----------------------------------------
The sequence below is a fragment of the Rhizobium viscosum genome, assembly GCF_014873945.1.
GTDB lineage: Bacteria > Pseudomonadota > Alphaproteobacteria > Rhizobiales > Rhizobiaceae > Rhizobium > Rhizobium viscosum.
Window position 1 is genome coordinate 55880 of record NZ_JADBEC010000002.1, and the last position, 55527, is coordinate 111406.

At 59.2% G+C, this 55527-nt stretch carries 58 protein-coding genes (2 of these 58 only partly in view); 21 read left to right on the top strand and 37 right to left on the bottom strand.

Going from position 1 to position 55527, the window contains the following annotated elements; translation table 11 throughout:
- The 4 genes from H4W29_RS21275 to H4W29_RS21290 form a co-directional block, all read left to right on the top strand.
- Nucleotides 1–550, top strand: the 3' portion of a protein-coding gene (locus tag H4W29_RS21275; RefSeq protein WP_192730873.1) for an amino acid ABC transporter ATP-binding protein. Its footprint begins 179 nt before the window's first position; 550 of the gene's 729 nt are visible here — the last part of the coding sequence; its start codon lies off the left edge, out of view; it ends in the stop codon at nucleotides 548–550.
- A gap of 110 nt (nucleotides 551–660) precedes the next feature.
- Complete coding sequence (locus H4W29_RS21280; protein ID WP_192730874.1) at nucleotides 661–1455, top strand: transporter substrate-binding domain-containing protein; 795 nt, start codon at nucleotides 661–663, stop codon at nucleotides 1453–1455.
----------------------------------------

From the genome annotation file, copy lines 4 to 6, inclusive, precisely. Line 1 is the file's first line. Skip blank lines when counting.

At 59.2% G+C, this 55527-nt stretch carries 58 protein-coding genes (2 of these 58 only partly in view); 21 read left to right on the top strand and 37 right to left on the bottom strand.

Going from position 1 to position 55527, the window contains the following annotated elements; translation table 11 throughout:
- The 4 genes from H4W29_RS21275 to H4W29_RS21290 form a co-directional block, all read left to right on the top strand.